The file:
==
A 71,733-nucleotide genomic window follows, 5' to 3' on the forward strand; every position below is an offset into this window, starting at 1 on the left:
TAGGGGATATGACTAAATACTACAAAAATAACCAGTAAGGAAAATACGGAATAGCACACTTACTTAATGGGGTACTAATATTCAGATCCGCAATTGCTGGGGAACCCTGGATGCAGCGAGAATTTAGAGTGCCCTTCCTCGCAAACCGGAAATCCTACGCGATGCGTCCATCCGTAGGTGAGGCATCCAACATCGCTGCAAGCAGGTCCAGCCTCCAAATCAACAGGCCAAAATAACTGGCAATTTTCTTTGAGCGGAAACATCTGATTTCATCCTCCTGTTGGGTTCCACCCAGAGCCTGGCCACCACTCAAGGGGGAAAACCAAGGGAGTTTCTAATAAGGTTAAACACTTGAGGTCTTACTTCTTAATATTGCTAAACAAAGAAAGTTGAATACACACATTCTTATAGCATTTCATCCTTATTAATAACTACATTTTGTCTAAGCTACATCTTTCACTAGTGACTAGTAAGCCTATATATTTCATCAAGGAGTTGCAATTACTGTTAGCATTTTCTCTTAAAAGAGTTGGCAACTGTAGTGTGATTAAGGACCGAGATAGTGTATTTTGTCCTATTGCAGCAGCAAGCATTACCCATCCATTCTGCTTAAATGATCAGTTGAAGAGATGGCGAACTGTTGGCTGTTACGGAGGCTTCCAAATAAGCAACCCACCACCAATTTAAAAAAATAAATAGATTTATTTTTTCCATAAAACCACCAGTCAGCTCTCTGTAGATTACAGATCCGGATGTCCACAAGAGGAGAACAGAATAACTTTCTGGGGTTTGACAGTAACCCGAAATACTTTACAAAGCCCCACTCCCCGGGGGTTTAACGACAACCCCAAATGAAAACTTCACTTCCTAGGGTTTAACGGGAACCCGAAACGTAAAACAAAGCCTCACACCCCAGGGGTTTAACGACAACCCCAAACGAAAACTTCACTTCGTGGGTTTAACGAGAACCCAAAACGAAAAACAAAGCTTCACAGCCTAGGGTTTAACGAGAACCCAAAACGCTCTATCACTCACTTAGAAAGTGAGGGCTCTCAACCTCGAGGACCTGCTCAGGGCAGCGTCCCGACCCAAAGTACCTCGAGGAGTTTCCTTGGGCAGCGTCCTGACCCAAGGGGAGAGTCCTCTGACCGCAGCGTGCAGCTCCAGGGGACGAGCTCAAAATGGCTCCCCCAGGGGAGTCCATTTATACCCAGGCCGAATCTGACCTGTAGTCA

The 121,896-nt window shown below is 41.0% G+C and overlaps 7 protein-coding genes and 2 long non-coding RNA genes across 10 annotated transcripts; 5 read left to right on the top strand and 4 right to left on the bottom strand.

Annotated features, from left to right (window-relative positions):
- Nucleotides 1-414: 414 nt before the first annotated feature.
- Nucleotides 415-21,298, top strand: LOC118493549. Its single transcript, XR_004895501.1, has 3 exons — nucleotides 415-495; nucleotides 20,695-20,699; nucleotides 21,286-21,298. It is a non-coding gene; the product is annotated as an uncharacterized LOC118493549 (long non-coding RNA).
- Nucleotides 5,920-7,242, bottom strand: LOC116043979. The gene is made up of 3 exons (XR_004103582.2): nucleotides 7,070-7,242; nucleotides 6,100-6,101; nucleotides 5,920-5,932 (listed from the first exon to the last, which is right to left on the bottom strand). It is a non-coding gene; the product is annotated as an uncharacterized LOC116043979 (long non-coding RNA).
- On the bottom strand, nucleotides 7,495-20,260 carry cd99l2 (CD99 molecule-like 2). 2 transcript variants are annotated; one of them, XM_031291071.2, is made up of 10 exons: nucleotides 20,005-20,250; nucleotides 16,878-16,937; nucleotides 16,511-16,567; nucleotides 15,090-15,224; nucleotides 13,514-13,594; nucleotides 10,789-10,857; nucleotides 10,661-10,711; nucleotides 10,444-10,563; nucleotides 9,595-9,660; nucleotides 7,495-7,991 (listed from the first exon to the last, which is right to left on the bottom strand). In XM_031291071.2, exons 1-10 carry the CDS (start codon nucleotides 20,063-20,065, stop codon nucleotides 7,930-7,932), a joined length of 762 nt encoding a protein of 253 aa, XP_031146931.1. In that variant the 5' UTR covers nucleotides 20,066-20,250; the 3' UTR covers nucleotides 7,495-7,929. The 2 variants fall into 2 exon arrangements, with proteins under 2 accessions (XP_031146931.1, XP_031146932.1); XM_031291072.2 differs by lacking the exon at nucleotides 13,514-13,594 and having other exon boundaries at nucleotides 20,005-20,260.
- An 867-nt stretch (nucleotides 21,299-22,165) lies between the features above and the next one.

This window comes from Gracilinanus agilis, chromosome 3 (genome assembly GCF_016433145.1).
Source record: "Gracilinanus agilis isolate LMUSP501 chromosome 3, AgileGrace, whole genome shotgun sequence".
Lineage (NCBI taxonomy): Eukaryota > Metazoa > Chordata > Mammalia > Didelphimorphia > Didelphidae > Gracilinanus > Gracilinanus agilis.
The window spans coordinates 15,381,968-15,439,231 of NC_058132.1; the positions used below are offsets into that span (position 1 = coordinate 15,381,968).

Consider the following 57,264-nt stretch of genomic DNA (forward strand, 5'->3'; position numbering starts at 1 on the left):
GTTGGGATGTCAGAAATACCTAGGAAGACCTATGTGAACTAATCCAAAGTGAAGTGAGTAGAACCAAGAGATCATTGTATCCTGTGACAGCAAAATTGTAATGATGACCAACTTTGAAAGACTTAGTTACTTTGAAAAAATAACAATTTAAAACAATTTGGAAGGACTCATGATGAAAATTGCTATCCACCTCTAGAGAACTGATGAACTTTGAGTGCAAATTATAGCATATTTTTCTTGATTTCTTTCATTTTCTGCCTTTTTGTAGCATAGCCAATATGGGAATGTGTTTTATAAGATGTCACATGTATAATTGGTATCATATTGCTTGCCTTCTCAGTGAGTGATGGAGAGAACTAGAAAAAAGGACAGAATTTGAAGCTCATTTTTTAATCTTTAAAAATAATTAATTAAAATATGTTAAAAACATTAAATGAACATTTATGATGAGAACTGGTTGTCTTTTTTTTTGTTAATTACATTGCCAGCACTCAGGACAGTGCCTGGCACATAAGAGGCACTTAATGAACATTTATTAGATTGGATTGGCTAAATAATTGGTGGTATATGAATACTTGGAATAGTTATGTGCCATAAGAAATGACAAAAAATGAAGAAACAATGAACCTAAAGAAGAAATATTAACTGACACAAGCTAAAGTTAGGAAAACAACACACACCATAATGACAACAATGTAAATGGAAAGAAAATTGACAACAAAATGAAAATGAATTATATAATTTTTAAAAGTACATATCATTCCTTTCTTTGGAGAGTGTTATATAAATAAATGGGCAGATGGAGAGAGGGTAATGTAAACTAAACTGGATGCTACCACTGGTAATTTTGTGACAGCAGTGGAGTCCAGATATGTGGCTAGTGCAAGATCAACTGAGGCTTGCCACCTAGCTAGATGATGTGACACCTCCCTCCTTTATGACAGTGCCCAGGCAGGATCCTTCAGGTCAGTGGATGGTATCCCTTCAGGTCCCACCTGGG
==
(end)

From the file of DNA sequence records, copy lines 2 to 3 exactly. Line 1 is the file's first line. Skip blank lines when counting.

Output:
TAGGGGATATGACTAAATACTACAAAAATAACCAGTAAGGAAAATACGGAATAGCACACTTACTTAATGGGGTACTAATATTCAGATCCGCAATTGCTGGGGAACCCTGGATGCAGCGAGAATTTAGAGTGCCCTTCCTCGCAAACCGGAAATCCTACGCGATGCGTCCATCCGTAGGTGAGGCATCCAACATCGCTGCAAGCAGGTCCAGCCTCCAAATCAACAGGCCAAAATAACTGGCAATTTTCTTTGAGCGGAAACATCTGATTTCATCCTCCTGTTGGGTTCCACCCAGAGCCTGGCCACCACTCAAGGGGGAAAACCAAGGGAGTTTCTAATAAGGTTAAACACTTGAGGTCTTACTTCTTAATATTGCTAAACAAAGAAAGTTGAATACACACATTCTTATAGCATTTCATCCTTATTAATAACTACATTTTGTCTAAGCTACATCTTTCACTAGTGACTAGTAAGCCTATATATTTCATCAAGGAGTTGCAATTACTGTTAGCATTTTCTCTTAAAAGAGTTGGCAACTGTAGTGTGATTAAGGACCGAGATAGTGTATTTTGTCCTATTGCAGCAGCAAGCATTACCCATCCATTCTGCTTAAATGATCAGTTGAAGAGATGGCGAACTGTTGGCTGTTACGGAGGCTTCCAAATAAGCAACCCACCACCAATTTAAAAAAATAAATAGATTTATTTTTTCCATAAAACCACCAGTCAGCTCTCTGTAGATTACAGATCCGGATGTCCACAAGAGGAGAACAGAATAACTTTCTGGGGTTTGACAGTAACCCGAAATACTTTACAAAGCCCCACTCCCCGGGGGTTTAACGACAACCCCAAATGAAAACTTCACTTCCTAGGGTTTAACGGGAACCCGAAACGTAAAACAAAGCCTCACACCCCAGGGGTTTAACGACAACCCCAAACGAAAACTTCACTTCGTGGGTTTAACGAGAACCCAAAACGAAAAACAAAGCTTCACAGCCTAGGGTTTAACGAGAACCCAAAACGCTCTATCACTCACTTAGAAAGTGAGGGCTCTCAACCTCGAGGACCTGCTCAGGGCAGCGTCCCGACCCAAAGTACCTCGAGGAGTTTCCTTGGGCAGCGTCCTGACCCAAGGGGAGAGTCCTCTGACCGCAGCGTGCAGCTCCAGGGGACGAGCTCAAAATGGCTCCCCCAGGGGAGTCCATTTATACCCAGGCCGAATCTGACCTGTAGTCA

The 121,896-nt window shown below is 41.0% G+C and overlaps 7 protein-coding genes and 2 long non-coding RNA genes across 10 annotated transcripts; 5 read left to right on the top strand and 4 right to left on the bottom strand.